I do not believe there exists any such policy, anywhere (remembering it has to be affordable to them).

    Arbitrary decisions are bad and a righteous issue to complain about, but confusing them with a general failure of the concept of public health providing cost effective solutions to our nation would be a mistake.

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  17. PaulL (6,013 comments) says:

    @slightlyrighty:
    If we think that the drug companies should develop drugs that they don’t make profit from, because they’re a public good, do we also think that the people who work in those companies should work for free or reduced salaries, for the same reason?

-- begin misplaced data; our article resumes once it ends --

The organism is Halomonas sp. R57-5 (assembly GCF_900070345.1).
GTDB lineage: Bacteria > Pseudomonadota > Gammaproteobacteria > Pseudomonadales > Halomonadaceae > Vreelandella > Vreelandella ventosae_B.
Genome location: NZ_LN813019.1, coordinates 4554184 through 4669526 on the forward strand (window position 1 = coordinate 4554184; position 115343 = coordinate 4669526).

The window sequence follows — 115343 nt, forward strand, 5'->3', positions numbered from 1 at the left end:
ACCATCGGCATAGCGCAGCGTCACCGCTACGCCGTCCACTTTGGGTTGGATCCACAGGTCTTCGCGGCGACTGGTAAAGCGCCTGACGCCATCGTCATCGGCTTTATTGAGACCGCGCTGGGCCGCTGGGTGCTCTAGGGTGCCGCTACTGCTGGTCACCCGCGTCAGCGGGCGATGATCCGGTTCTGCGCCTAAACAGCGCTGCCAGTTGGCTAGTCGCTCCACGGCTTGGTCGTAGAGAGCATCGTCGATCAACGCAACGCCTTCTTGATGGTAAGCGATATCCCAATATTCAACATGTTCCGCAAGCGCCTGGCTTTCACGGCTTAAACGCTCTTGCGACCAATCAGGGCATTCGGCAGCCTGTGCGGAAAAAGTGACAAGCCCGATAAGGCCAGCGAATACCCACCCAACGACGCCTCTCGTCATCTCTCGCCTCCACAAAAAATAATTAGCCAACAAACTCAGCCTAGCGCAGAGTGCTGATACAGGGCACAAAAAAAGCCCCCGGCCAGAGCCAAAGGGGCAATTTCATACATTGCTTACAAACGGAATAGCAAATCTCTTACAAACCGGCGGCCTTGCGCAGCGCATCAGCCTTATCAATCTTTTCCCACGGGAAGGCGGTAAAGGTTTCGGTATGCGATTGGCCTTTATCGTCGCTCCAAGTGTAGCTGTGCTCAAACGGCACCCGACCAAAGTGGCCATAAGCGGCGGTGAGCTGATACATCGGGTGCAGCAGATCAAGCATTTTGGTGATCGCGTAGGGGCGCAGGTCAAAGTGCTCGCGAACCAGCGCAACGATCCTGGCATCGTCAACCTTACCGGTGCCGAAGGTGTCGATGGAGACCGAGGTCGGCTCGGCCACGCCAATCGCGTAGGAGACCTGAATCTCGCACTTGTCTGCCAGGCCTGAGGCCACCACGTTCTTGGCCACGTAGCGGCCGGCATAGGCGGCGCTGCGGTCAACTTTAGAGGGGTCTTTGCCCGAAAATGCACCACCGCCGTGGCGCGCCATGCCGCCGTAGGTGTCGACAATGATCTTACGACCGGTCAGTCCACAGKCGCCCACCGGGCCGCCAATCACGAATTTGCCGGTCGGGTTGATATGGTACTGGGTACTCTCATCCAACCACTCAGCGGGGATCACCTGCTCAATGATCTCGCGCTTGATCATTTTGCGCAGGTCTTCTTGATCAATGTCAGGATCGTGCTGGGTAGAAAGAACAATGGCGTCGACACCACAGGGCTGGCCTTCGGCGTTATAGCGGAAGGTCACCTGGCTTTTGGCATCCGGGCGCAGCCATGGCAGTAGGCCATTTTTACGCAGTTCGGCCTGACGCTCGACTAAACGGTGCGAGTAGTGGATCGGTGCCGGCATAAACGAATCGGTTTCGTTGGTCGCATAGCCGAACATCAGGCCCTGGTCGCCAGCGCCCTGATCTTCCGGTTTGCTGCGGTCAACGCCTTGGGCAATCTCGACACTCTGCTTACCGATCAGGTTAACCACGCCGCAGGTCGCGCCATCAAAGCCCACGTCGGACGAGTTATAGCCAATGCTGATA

If we identified someone at university who appeared to have the talent to be a great drug researcher, but they said “it doesn’t pay enough”, should we force them to go into that area anyway, because it’s a public good?

    If we identified someone at university who appeared to have the talent to be a great drug researcher, but they were doing a BA in Women’s Studies, should we force them to do a BSc in genomics instead, because it’s a public good?

    If we had problems identifying people who were good drug researchers, would it be reasonable to force everyone to do a BSc in genomics just in case, so we could find the ones who were good?

    /slipperyslope

    @RRM: I think you’re feeling ashamed of the wrong thing. The thing to be ashamed of is that we do any of those first 4 things when some children don’t have enough to eat and many people with significant mental health issues go untreated. There are far more things go on in the taxpayer funded bits of our economy that are reprehensible than just this funding gap.

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  18. PaulL (6,013 comments) says: